Lunar eclipse 2022: The best time to see Blood Moon tonight in the UK

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The Earth will position itself between the Moon and Sun in the early hours of the morning, blocking all direct sunlight from illuminating the Moon’s surface. We’ll see a Blood Moon because the marginal sunlight bouncing through the Earth’s atmosphere will immerse the Moon in a reddish-orange glow. Terrestrial observers across the globe will be taking to the outdoors to watch as the celestial phenomenon passes, but when’s the best time to see it in the UK?

This will be the first total lunar eclipse since May 26, 2021, and the first of two to take place this year.

These eclipses aren’t always visible for sky watchers in certain areas however, this one will be pretty clear for many – weather permitting.

Depending on where you are in the world, the total lunar eclipse – termed May’s Super Blood Moon, can be seen starting Sunday, May 15 for those in North, Central and South America.

However, for those in Britain and further across Europe, the Blood Moon will be visible in the early hours of Monday, May 16.

When is the best time to see the Super Blood Moon in the UK?

For those in Britain, the partial eclipse will start at 2.28am BST.

During this phase, the Moon travels through the Earth’s full ‘umbral’ shadow. According to Royal Museums Greenwich (RMG), on this occasion, only a small section of the Moon will be covered by the umbra at maximum eclipse.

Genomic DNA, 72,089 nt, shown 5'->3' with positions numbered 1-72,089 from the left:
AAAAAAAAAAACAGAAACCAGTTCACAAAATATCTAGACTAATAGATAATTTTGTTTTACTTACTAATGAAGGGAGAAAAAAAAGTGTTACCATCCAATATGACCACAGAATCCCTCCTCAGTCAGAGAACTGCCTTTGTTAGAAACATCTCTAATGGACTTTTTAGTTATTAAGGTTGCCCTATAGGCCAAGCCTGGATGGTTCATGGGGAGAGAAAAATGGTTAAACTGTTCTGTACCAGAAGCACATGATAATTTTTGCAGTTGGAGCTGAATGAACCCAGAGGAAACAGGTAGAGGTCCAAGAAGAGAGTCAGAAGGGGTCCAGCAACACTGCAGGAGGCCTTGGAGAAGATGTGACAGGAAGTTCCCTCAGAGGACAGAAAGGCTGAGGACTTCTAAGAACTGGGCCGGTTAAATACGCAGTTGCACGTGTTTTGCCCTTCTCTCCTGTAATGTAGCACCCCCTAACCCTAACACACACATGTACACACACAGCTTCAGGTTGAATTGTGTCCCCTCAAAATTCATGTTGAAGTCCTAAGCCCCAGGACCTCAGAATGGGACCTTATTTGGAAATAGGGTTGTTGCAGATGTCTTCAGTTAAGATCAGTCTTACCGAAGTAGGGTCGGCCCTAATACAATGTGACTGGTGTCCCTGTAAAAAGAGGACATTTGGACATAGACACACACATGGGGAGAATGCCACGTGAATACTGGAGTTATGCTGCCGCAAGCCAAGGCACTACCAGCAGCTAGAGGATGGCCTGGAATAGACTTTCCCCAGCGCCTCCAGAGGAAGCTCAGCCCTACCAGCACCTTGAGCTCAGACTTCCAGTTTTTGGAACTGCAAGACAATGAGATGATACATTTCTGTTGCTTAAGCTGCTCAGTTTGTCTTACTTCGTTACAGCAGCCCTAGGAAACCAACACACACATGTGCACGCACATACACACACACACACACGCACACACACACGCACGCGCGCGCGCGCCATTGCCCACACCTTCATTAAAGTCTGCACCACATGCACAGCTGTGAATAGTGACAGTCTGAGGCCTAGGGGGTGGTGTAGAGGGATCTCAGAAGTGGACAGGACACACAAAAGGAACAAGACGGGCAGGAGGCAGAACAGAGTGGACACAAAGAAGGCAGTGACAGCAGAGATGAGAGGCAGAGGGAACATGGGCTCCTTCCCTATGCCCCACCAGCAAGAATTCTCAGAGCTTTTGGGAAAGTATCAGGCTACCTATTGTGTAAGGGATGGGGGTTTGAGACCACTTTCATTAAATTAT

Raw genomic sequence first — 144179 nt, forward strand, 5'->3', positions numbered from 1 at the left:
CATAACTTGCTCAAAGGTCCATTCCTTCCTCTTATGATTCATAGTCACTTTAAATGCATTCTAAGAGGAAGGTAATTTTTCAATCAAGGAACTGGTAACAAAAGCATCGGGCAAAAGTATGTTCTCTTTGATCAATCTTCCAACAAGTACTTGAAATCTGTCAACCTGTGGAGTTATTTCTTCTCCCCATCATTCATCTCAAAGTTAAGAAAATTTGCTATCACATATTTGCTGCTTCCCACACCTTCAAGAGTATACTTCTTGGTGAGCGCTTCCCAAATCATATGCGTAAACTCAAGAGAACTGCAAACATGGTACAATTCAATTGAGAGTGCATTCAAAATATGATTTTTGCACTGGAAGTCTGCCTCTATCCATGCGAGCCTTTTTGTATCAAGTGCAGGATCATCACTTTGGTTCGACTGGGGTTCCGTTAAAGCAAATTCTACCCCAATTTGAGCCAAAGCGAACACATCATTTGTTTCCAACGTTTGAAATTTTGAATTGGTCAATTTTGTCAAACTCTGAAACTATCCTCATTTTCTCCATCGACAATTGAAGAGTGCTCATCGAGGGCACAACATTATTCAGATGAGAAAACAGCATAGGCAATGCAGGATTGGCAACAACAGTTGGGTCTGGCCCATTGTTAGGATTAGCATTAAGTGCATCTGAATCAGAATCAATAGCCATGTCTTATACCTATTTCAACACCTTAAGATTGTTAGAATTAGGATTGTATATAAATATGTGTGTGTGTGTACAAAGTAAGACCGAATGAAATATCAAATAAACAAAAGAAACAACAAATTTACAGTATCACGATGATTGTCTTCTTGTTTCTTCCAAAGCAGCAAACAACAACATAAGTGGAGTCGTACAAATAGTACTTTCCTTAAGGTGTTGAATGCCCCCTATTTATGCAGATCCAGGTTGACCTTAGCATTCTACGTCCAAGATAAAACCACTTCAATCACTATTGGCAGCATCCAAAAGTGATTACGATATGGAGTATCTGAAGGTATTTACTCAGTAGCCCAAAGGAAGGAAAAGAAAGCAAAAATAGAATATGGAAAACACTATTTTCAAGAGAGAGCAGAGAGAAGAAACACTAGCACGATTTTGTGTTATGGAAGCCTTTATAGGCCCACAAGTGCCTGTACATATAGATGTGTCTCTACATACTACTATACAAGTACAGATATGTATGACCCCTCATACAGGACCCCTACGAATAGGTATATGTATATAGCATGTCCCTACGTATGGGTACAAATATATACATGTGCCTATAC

Unlike those in America, Britons will not be able to see every part of the eclipse, but you will be able to see its totality phase when the Moon turns red.

The total lunar eclipse phase will start in the UK just before 4.30am and will last for more than five hours, before ending at 7.50am.

However, UK stargazers will only be able to see the eclipse between 2.28am and 5.10am, as the Moon will have sunk below the horizon by this time.

The eclipse lasts so long because the Earth is four times wider than the moon. This means its shadow can darken the Moon for around five hours, and in some cases six, depending on the weather.

The optimal time to view the eclipse in the UK will be between 4.29am and 5.06am, when the whole red Moon will be visible.

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You’ll be able to see the eclipse simply by going outside during the optimal viewing time, but NASA will be live streaming it here too, with expert commentary on each step of the process.

Why doesn’t a lunar eclipse happen every month?

Total lunar eclipses only take place at least twice, every three years according to RMG.

An eclipse will only occur during the Full Moon phase of the Moon’s cycle, but this doesn’t happen every month – despite the cycle lasting 29.5 days.

This is because the Moon’s orbit is inclined five degrees relative to the Earth’s orbit, meaning it will move slightly up and down as it travels around Earth, instead of in one straight, even path.

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